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J. Scott Applewhite / AP

Steve Bannon provoked lots of chatter for telling Charlie Rose on "60 Minutes" that President Trump's firing of FBI Director James Comey may have been the worst mistake in "modern political history."

What's intriguing is the reason he said it: the belief of some close White House allies that special counsel Bob Mueller, whose appointment was triggered by Comey's ouster, could use events surrounding the firing to make an obstruction of justice case against Trump.

There's a good reason that Vice President Pence has hired a lawyer, Bannon freaked out about the decision, and Mueller plans to interview a slew of current and former West Wing aides: They were with Trump during those frantic days, and know what he was saying and what was on his mind.

White House aides with legal exposure to these events have quickly reached four conclusions, according to conversations with Jonathan Swan and me:

  1. Mueller is burrowing in hard on the obstruction of justice angle.
  2. The "angry, meandering" draft White House justification for firing Comey — which was never released, but obtained by Mueller — could be used as evidence of Trump's unvarnished thinking when venting to staff.
  3. Legal fees, with white-collar attorneys charging $1,000 an hour, get cripplingly expensive pretty quick. Watch for outside legal defense funds to pop up quickly.
  4. The investigation's financial dimensions are worrisome. The focus on Michael Cohen, a Trump lawyer and confidant whose business dealings are intertwined with the president's, has been particularly troubling for those in Trump's close orbit. Cohen dealt with some colorful characters. And when plans for the Trump Tower in Moscow are fully picked apart, other questionable Russian characters may be drawn in.

Republicans close to the White House say every sign by Mueller — from his hiring of Mafia and money-laundering experts to his aggressive pursuit of witnesses and evidence — is that he's going for the kill.

  • The Wall Street Journal reports on the front page today that outside Trump lawyers "earlier this summer concluded that Jared Kushner should step down ... because of possible legal complications ... and aired concerns about him to the president." Kushner has since defended himself on Capitol Hill.

Be smart: Trump allies fret that the White House is ill-prepared for the public showdown with Mueller that will eventually come, and should be making legal, political and constitutional arguments for the president's right to fire Comey. Statements by Trump lawyers tend to rattle, rather than reassure, White House allies.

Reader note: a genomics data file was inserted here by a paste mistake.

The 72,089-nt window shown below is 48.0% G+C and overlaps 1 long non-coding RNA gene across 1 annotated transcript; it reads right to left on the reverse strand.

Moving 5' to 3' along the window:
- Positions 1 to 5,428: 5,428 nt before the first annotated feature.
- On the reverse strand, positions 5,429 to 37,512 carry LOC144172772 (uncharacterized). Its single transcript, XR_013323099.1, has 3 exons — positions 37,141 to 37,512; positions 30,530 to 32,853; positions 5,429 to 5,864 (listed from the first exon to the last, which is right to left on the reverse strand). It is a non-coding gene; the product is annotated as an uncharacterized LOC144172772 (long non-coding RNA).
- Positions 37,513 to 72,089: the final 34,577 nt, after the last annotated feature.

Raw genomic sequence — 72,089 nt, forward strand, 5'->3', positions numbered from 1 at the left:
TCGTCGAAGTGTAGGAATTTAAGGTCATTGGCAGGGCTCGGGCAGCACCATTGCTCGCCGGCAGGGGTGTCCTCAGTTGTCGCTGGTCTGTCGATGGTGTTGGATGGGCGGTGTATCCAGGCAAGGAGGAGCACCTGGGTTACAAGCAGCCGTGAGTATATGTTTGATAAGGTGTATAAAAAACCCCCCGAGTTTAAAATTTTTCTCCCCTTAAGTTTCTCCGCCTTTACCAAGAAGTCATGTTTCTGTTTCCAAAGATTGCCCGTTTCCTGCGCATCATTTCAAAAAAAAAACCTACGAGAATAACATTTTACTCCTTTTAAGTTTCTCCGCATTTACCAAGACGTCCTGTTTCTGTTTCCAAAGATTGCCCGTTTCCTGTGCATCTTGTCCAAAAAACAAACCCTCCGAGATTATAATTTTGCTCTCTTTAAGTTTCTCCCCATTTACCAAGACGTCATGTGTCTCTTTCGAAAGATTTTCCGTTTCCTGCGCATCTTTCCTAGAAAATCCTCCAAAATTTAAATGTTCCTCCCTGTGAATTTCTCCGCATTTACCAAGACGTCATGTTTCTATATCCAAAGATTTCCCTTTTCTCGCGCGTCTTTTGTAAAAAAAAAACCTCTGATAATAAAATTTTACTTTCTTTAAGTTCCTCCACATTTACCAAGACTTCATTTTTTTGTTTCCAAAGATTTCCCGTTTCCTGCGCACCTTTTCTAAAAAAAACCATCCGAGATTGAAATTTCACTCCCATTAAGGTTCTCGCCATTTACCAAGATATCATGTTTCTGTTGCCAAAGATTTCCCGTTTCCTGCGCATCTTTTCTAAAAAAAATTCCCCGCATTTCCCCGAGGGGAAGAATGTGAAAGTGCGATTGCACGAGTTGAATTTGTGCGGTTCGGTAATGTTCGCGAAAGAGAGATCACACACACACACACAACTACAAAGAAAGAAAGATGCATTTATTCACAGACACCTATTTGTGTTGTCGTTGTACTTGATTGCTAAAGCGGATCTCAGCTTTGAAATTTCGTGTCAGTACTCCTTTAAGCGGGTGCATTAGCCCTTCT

• Trump associates tell me Trump mused about firing Mueller. But now, one associate said, the damage would be as horrendous as "firing the Pope."

P.S. Russian politician Vyacheslav Nikonov, a member of the Duma (ruling assembly), said on live TV that U.S. "intelligence missed it when Russian intelligence stole the president of the United States."

  • Hillary Clinton, out today with "What Happened," tells USA Today's Susan Page she's "convinced" Trump associates colluded with Russia: "There certainly was communication and there certainly was an understanding of some sort."
  • Go deeper: Russia revelations spark demands for new media regulations," by Axios' Sara Fischer.
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Go deeper

The Democrats' wake-up call

Eric Adams, a former cop who leads the New York mayoral race, speaks last night at the Schimanski nightclub in Williamsburg, Brooklyn. Photo: Robert Nickelsberg/Getty Images

Democrats, in private and public, are warning that rising crime — and the old and new progressive calls to defund the police — represent the single biggest threat to their electoral chances in 2022.

Why it matters: There has been a big spike in big-city crime, a dynamic increasingly captured in local coverage and nationally on CNN and Fox News.

The robotaxi era will require a rethinking of vehicle safety

Zoox's robotaxi is bidirectional and includes more than 100 safety innovations. Photo: Zoox

Vehicles are being reimagined as autonomous, electric, toaster-shaped robotaxis. Now their safety has to be reworked too.

The big picture: There's more to self-driving cars than just removing the steering wheel and pedals. The entire vehicle needs to be redesigned for riders, not drivers, so their safety can be assured even when they're not in control.

Apple puts antitrust bills in privacy spotlight

Illustration: Sarah Grillo/Axios

Apple warned Wednesday that new antitrust legislation would place iPhone customers' privacy and security at risk by limiting the company's control over what apps users can install.

Driving the news: Apple CEO Tim Cook called House Speaker Nancy Pelosi and other top Democrats to argue that the antitrust bills would hurt innovation and consumers, per a New York Times report.

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